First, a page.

In mid-1959, the switch was changed from 1-ply PVC to 3-ply white/black/white with celluloid. The celluloid turned yellow with age and mixed with the dark blue (black but actually dark blue) in the center, giving it a greenish color, hence the nickname "green guard. The new 3-ply design also changes the aluminum shield plate on the back side, which used to cover only the controls, into a shape that covers the entire plate.

Rosewood fingerboard was adopted from mid '59 following Jazzmaster. In the early years, the fingerboard was made of slabs, and from the middle of '62, it was made of rounds, which were pasted on a curved surface. Unfortunately, the neck date cannot be confirmed...

After the V-neck (triangular neck) up to '57, the guitar moved to a thinner, flatter grip from '58. This thin neck shape was also a feature until the early '60s.' In '59, rosewood fingerboard became standard, and the walnut skunk stripe on the one-piece maple neck disappeared.
◎For your information
<Neck size
Nut width: 42mm, 12th fret: 51mm
Neck thickness: approx. 21mm (at 1st fret), approx. 25mm (at 12th fret)

Kluson "covered" type pegs. Single-line Kluson pegs with "KLUSON DELUXE" engraved on them were used until around '63.

Gold color with black borders, commonly known as the "spaghetti logo. The headstock looks angular with almost no chamfering. No patent number until 1960, and only "WITH SYNCHRONIZED TREMOLO" on the bottom.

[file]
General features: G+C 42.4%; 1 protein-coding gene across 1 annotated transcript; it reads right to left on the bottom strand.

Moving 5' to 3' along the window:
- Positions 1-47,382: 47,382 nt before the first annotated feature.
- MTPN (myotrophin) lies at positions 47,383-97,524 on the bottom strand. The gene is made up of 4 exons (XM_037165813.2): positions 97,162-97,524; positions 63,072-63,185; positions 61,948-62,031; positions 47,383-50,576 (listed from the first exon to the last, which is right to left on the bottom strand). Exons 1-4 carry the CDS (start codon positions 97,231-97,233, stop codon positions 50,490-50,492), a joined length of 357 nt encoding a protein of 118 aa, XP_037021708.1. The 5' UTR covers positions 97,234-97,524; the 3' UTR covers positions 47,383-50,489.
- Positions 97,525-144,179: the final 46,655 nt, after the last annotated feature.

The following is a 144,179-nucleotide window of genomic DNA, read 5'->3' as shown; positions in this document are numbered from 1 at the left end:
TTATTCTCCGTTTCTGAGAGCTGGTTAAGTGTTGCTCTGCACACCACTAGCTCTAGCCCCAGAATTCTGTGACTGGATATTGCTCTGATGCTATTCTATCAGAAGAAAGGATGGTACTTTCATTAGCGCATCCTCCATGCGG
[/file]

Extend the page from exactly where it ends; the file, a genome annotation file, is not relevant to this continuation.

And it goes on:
Spacers were added under the string guides in late '59. This reduces the load on the strings, resulting in softer string tension. This is a small detail, but it is surprisingly important.

You can see that the shape from the fingerboard to the headstock has changed with the introduction of rosewood. The maple fretboard has a steep curve, but the rosewood fretboard has a large, gentle curve.
For your reference
1st string side: 14mm, 6th string side: 14mm

From '59 to '63, "clay dot" position markers were used. In the middle of '63, the spacing between the two dot markers on the 12th fret was narrowed, and the side markers were changed as well.

The frets were pressed in from the top, but from this period, they were slid from the 6th string side to the 1st string side and set on the fingerboard.

The "bridge" and the "inertia block," which functions as a tailpiece, are integrated into one separate tremolo block. The name "synchronized tremolo" was derived from the fact that the integrated bridge plate and inertia block move synchronously when arming. From around 1957, a type with a deep groove for "FENDER PAT. PEND." engraved on the saddle was also adopted, but it seems that not a few of them are confused between the two.

Around '58, the pickguard (upper 11 screws) and jack (lower 2 screws) were changed from wood screws to tapping screws with a cutout all the way to the top. The neck joint and spring hanger screws remain wood screws. The serial number is engraved on the top of the neck plate.